|Low-Boom Flight Demonstrator|
|Role||Experimental supersonic aircraft|
|Built by||Lockheed Martin|
|First flight||planned summer 2021|
The Quiet Supersonic Technology (QueSST) is a NASA project for a Lockheed Martin built X-plane with a low sonic boom. Preliminary design started in February 2016, the X-Plane should be delivered in late 2021 for flight tests from 2022. It should cruise at Mach 1.42 and 55,000 ft (17,000 m), creating a low 75 Perceived Level decibel (PLdB) thump to evaluate supersonic transport acceptability.
In February 2016, Lockheed Martin was awarded a preliminary design contract, aiming to fly in the 2020 timeframe. A 9% scale model was to be wind tunnel tested from Mach 0.3 to Mach 1.6 between February and April 2017.Preliminary design review was to be completed by June 2017.
On April 2, 2018, NASA awarded Lockheed Martin a $247.5 million contract to design, build and deliver in late 2021 the Low-Boom X-plane. NASA will then flight test it to verify its safety and performance, and to prove the quiet supersonic technology from mid-2022 over U.S. cities to evaluate community responses for regulators, which could enable commercial supersonic travel.
While NASA received three inquiries for its August 2017 request for proposals, Lockheed was the sole bidder. The critical design review is planned for September 2019 and the first flight in the summer of 2021. After flight-clearance testing at the Armstrong Flight Research Center, an acoustic validation will include air-to-air Schlieren imaging backlit by the Sun to confirm the shockwave pattern till September 2022. Community-response flight tests in 2023-25 will be used for ICAO's Committee on Aviation Environmental Protection meeting (CAEP13) establishing a sonic boom standard in 2025.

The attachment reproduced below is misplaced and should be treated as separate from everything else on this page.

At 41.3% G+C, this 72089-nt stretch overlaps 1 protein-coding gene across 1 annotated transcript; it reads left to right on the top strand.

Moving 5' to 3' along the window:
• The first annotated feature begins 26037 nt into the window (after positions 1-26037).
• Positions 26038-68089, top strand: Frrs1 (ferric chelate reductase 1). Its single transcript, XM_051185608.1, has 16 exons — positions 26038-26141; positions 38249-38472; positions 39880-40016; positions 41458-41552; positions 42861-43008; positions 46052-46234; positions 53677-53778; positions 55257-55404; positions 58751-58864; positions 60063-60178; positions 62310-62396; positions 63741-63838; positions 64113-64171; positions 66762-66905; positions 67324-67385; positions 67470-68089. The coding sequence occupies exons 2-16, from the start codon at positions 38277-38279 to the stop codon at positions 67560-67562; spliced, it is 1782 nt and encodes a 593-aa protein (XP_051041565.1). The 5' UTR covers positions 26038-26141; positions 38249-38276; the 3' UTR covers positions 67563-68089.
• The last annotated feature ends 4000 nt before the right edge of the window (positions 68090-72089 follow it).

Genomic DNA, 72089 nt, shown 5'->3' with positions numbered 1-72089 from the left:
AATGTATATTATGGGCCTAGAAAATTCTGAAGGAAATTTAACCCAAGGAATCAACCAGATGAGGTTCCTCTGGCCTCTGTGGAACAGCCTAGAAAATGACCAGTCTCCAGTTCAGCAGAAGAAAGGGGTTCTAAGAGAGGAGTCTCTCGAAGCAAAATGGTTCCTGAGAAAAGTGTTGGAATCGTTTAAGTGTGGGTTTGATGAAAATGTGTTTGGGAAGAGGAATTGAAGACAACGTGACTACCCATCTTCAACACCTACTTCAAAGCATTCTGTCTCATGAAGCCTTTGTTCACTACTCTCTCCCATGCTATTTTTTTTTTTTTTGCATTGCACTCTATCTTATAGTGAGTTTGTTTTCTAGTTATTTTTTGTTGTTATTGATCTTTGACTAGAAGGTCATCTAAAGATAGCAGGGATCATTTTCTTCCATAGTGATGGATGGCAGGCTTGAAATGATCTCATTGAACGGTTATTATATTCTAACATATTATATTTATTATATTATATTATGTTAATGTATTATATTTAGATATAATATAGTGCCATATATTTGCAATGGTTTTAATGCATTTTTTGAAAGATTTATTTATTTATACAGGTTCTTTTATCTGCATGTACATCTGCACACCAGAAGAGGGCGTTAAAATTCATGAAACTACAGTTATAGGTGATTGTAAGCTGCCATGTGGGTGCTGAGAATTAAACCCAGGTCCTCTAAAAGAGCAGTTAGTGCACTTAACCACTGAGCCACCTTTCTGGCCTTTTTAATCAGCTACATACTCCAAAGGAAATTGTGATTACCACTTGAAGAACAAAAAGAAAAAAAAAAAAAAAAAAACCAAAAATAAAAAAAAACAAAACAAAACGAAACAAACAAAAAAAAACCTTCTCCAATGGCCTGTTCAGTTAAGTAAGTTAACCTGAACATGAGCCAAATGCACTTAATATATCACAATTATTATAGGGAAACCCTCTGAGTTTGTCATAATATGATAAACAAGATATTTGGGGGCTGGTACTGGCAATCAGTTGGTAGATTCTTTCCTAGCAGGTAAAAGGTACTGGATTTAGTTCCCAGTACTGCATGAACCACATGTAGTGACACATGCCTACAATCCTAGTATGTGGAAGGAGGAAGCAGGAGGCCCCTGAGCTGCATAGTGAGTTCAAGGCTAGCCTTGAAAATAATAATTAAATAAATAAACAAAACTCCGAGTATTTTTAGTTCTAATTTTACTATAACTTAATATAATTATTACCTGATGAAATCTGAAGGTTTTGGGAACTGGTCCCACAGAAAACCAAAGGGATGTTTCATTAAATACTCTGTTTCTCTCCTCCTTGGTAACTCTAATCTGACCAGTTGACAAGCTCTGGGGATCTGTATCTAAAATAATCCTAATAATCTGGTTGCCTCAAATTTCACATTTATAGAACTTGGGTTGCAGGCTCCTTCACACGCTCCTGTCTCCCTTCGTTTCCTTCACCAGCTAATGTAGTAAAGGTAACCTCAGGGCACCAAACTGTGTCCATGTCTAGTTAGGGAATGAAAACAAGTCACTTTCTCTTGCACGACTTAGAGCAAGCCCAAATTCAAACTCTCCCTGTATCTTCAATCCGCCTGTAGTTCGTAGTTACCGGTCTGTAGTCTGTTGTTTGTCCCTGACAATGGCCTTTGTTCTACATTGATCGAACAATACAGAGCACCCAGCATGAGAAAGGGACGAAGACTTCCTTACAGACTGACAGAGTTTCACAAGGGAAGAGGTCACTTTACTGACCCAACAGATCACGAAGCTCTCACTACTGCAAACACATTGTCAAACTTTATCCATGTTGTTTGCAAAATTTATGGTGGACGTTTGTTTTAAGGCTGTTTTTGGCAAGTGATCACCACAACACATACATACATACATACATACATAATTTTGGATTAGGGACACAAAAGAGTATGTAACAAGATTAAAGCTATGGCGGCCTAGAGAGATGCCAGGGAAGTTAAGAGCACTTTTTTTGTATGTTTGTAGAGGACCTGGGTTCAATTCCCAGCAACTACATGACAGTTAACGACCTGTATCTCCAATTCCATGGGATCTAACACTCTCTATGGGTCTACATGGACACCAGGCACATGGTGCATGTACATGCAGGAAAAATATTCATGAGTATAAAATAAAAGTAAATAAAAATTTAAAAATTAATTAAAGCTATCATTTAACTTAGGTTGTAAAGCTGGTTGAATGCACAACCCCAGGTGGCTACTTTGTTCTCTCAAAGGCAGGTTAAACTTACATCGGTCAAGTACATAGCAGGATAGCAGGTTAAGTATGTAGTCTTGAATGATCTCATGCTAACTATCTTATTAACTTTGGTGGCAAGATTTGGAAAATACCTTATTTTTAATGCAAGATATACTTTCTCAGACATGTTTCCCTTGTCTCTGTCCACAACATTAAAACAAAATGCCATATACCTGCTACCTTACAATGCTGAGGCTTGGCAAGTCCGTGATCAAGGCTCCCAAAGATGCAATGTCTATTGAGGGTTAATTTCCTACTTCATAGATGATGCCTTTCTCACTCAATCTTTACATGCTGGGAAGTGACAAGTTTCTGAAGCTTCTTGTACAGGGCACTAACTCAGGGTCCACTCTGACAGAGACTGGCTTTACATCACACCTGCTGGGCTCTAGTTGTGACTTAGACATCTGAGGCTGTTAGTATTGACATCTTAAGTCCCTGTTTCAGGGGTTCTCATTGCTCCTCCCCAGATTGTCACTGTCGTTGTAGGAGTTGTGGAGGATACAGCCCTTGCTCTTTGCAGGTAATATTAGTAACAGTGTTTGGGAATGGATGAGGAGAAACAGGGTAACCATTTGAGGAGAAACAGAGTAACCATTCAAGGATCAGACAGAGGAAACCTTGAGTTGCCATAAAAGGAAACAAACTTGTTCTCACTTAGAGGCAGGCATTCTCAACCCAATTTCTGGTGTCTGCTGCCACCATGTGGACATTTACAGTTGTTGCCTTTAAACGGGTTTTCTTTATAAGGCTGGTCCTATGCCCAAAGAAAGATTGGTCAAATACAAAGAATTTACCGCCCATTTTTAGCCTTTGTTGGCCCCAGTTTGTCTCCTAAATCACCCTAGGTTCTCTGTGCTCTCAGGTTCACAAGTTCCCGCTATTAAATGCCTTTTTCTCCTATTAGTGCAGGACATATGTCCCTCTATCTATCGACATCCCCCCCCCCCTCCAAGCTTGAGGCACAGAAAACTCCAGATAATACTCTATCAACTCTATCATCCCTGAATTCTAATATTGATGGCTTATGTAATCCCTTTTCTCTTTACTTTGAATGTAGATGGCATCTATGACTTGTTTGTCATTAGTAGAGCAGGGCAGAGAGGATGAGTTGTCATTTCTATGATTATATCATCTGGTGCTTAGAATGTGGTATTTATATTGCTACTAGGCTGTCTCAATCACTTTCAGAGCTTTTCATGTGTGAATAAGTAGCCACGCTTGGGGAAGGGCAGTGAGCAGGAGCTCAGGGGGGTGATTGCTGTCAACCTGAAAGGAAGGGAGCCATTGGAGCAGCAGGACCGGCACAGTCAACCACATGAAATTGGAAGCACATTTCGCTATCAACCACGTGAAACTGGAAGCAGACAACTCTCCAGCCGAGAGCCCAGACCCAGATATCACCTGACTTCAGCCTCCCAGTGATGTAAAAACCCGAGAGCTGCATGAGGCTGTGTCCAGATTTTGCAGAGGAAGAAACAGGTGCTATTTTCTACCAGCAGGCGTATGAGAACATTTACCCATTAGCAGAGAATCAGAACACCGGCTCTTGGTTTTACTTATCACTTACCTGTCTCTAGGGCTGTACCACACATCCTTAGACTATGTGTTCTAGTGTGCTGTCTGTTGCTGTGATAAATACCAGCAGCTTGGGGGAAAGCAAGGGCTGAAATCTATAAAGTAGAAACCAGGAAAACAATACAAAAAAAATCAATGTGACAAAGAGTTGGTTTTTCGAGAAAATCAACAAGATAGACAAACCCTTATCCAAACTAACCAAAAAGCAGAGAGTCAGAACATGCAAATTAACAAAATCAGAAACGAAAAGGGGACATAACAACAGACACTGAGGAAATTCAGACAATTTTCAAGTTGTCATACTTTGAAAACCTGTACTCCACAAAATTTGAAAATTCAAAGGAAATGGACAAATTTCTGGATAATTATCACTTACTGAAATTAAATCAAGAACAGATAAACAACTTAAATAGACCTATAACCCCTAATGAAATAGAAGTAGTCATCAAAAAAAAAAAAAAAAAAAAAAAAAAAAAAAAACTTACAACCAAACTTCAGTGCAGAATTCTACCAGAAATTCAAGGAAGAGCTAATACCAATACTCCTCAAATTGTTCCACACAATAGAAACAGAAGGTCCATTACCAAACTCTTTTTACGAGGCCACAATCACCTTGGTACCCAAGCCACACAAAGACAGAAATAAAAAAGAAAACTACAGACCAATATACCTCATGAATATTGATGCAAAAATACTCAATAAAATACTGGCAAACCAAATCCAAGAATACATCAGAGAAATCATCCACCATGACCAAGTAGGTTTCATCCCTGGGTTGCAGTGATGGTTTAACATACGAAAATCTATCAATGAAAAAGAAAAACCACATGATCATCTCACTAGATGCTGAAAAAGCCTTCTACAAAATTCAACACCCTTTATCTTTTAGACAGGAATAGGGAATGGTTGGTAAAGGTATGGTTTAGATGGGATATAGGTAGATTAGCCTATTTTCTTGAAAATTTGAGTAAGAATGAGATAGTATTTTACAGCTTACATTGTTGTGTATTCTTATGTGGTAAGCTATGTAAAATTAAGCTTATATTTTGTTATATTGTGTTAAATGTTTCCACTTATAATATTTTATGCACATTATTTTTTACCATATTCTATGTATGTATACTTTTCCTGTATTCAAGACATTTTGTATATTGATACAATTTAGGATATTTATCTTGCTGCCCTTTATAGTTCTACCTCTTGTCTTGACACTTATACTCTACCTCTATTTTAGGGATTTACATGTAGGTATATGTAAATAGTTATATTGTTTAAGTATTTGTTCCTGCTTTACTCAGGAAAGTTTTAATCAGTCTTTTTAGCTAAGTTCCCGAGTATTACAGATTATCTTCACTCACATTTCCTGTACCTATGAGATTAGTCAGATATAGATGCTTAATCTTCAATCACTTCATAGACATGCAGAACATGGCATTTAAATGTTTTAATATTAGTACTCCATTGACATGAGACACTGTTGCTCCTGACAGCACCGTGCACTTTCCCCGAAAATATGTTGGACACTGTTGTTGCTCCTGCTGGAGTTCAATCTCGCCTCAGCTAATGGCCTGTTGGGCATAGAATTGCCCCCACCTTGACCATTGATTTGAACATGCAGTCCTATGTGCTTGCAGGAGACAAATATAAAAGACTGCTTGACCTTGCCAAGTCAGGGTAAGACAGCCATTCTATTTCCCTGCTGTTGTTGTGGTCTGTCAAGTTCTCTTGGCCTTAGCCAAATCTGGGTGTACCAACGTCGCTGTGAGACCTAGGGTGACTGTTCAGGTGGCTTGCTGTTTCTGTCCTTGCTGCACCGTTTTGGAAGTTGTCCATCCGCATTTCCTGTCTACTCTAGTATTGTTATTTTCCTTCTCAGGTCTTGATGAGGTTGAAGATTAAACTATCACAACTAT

The ground noise is expected to be around 60 dB(A), about 1/1000 as loud as current supersonic aircraft. This is achieved by using a long, narrow airframe and canards to keep the shock waves from coalescing.
The Low-Boom X-plane will be 94 ft (29 m) long with a 29.5 ft (9.0 m) wingspan for a max takeoff weight of 32,300 lb (14,700 kg), propelled by a single General Electric F414, it should reach Mach 1.5 or 990 mph (1,590 km/h), and cruise at Mach 1.42 or 940 mph (1,510 km/h) at 55,000 ft (17,000 m). It should create a 75 Perceived Level decibel (PLdB) thump on ground, as loud as closing a car door, compared with 105-110 PLdB for the Concorde. The cockpit, ejection seat and canopy come from a Northrop T-38 and the landing gear from a F-16. A forward 4K camera with a 33° by 19° angle of view will compensate the lack of forward visibility.
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